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The Near Death Experience, Out of Body Exp and their ontological interpretations

  1. Apr 30, 2006 #1
    I'm interested in hearing other peoples thoughts about the NDE and OBE. I shared my idea about it in another thread hoping to start a debate, but it got somewhat lost, so I think its a good idea to start a seperate thread.

    What do you think about the reality of the NDE and what it (could) learn(s) us?

  2. jcsd
  3. Apr 30, 2006 #2
    Hi Matt,

    I have no expertise in this area, but that doesn't stop me from having some opinions on the subject. Since you only asked what we think, I'll tell you what I think.

    I think NDE and OBE experiences are real. I think that consciousness resides outside the physical world, and therefore all experiences take place outside the physical world. In particular, NDE and OBE take place outside the physical world.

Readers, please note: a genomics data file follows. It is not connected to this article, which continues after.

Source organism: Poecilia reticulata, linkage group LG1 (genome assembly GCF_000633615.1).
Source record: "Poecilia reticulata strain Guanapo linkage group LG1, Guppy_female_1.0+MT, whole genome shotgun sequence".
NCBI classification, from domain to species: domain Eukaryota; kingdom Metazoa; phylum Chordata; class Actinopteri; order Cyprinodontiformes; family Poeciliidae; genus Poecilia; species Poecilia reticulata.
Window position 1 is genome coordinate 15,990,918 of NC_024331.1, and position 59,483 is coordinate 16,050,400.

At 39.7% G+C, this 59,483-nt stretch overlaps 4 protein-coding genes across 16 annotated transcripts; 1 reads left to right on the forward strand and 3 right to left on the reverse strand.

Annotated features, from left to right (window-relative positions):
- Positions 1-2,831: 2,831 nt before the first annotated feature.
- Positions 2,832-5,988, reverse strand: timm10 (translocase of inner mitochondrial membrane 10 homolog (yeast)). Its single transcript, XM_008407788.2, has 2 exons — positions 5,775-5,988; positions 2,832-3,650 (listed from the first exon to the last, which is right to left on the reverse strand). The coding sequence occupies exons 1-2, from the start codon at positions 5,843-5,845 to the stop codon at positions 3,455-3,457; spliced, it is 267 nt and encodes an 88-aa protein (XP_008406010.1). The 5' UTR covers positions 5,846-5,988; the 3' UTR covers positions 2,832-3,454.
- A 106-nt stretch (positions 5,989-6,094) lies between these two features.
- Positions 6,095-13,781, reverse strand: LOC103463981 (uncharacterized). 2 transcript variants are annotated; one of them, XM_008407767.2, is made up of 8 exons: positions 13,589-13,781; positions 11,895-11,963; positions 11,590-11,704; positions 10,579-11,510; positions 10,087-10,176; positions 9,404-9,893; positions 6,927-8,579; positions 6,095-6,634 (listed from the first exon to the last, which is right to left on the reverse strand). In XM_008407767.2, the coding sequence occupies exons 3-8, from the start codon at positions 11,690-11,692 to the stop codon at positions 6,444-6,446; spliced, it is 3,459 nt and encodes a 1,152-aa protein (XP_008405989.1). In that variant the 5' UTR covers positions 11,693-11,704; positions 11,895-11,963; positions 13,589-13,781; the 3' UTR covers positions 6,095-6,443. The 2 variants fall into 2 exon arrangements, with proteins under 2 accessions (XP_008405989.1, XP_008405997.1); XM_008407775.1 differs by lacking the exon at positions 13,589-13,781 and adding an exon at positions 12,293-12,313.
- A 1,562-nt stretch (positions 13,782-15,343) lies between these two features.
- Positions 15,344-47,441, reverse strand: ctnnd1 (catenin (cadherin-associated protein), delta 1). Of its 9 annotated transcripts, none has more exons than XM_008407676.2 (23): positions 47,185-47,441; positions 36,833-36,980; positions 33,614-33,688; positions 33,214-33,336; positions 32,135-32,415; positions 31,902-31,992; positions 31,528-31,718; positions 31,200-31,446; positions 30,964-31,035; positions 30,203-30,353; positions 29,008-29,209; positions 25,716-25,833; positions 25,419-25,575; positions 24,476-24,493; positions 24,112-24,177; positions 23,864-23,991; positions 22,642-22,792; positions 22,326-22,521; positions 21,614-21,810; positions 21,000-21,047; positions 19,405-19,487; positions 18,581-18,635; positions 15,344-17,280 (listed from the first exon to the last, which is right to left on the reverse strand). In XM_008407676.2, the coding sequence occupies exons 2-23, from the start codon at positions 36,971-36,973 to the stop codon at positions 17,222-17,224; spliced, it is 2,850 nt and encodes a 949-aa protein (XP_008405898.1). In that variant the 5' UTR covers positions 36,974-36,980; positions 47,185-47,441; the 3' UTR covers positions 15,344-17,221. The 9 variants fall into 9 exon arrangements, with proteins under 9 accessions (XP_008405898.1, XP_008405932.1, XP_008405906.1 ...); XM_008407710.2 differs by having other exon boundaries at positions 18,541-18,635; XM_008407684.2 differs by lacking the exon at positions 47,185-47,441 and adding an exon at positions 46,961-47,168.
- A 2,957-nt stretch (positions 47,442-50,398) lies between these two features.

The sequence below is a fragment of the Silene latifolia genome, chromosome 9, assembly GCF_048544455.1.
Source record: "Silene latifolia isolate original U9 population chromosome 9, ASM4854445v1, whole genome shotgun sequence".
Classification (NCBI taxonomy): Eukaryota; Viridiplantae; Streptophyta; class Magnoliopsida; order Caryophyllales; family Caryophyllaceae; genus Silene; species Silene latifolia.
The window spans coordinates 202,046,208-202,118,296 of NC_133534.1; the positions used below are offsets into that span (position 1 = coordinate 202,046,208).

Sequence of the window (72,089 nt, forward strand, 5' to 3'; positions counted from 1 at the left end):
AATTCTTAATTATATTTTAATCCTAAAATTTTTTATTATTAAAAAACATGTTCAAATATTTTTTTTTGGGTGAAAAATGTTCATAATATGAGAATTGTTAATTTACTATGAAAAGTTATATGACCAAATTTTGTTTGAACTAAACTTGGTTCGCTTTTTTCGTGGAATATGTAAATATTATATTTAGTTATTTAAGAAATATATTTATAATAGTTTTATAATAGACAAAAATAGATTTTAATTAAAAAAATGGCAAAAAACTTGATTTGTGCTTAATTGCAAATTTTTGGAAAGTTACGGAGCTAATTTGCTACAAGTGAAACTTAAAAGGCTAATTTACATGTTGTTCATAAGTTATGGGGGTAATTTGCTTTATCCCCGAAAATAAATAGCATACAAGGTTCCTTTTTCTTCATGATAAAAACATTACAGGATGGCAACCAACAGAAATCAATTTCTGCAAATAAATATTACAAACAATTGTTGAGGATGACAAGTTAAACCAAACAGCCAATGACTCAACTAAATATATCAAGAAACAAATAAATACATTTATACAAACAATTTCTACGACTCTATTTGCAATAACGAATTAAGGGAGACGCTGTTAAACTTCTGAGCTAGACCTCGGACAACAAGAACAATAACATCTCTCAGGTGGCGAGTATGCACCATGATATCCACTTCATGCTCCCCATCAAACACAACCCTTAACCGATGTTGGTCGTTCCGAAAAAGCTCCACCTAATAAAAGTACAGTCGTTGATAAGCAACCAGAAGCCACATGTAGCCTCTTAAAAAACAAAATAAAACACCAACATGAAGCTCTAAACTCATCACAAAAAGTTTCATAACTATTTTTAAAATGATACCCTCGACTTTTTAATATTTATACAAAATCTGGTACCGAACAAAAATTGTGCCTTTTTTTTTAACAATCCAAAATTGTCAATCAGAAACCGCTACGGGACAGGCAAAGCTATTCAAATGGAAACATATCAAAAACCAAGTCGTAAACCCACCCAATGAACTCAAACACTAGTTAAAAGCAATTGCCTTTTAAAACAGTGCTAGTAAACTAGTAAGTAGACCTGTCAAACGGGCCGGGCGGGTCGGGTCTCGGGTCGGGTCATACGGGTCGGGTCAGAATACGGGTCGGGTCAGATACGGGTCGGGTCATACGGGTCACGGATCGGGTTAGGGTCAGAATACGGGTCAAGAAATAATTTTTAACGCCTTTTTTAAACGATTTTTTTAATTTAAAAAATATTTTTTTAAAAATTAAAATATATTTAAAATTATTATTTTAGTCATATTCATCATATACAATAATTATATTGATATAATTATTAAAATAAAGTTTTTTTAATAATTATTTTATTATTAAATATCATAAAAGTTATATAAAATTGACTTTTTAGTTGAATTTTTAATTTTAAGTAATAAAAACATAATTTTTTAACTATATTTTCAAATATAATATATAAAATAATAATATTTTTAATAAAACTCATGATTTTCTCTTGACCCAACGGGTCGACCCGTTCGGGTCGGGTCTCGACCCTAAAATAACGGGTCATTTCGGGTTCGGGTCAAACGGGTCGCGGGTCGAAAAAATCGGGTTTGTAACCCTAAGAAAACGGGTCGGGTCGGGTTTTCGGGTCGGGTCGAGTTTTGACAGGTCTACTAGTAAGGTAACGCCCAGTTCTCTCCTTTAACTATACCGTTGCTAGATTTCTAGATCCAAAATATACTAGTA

My guess is that there are sentient beings or entities in that outside world and that they are almost as confused as we humans are about what is going on, if not more confused. I think that they can sort of communicate with or through our human bodies, as in visions, dreams, NDE, OBE, flashes of inspiration, forebodings, etc., but the communication is extremely difficult and unreliable. Part of the difficulty is probably due to the extreme differences between our physical world and the "outside" world.

    If my guesses in the previous paragraph are close to being right, they would seem to be sufficient reason to beware of communication and interaction with the "outside world".

    I doubt that is what you were looking for, Matt, but those are my thoughts.

  4. May 1, 2006 #3
    I have done a lot of amateurish research on this subject and have come to a few conclusions. I have also had my share of strange experiences, which gave me a bit of empirical knowledge to complement the theory. There is still much I don't understand, but I seemed to hit a barrier which cannot be transposed. What I have learned so far seems to be the most anyone can know without going off the deep end, so to speak.